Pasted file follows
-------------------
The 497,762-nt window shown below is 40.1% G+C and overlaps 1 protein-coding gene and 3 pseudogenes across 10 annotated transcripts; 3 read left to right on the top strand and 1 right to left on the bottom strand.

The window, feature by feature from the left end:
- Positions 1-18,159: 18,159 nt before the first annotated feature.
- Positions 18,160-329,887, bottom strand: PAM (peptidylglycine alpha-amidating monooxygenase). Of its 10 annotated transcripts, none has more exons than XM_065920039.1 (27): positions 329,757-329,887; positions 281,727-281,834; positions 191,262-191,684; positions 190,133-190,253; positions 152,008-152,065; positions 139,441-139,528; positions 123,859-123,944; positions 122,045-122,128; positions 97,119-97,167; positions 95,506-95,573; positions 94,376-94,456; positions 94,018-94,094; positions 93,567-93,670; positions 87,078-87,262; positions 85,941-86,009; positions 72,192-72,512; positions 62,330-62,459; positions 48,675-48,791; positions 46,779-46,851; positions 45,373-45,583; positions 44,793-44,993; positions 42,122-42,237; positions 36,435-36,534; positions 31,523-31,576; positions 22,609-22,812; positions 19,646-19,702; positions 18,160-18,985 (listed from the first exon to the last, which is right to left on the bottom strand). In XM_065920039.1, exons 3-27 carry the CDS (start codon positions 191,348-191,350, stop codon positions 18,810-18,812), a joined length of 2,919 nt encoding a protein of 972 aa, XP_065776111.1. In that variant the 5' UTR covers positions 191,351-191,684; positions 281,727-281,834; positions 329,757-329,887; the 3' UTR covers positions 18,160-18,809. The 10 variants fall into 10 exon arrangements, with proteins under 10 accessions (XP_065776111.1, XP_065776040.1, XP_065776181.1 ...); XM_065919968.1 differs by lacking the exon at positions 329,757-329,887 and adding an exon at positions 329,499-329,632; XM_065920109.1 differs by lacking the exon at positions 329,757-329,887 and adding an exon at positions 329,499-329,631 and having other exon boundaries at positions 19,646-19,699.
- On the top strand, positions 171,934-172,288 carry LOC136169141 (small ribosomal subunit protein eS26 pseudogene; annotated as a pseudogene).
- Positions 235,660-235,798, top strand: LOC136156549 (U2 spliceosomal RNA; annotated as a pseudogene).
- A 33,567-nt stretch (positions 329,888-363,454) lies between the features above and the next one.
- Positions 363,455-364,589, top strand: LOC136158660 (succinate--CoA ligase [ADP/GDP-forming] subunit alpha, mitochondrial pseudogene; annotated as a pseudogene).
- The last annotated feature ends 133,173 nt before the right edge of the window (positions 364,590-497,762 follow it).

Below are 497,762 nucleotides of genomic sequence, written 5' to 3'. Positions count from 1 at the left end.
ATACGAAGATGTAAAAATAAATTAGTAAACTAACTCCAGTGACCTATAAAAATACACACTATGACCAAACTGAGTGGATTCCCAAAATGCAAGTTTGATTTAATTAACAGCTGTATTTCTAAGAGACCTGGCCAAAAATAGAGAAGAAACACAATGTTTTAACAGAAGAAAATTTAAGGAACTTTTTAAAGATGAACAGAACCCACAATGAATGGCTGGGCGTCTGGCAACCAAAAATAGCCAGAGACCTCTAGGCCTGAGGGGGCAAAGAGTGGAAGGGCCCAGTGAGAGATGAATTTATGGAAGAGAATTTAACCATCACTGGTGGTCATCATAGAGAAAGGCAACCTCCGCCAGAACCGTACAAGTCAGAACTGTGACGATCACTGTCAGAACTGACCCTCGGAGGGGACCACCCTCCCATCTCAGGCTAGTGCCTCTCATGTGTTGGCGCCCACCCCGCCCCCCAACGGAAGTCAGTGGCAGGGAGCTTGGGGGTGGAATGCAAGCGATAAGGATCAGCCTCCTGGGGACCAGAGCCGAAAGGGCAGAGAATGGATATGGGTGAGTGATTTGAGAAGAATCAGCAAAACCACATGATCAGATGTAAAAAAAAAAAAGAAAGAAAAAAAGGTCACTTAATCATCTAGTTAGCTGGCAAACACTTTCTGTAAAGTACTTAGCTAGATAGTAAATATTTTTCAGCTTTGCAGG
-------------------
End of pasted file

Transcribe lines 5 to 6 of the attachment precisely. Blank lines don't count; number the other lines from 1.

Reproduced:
- On the top strand, positions 171,934-172,288 carry LOC136169141 (small ribosomal subunit protein eS26 pseudogene; annotated as a pseudogene).
- Positions 235,660-235,798, top strand: LOC136156549 (U2 spliceosomal RNA; annotated as a pseudogene).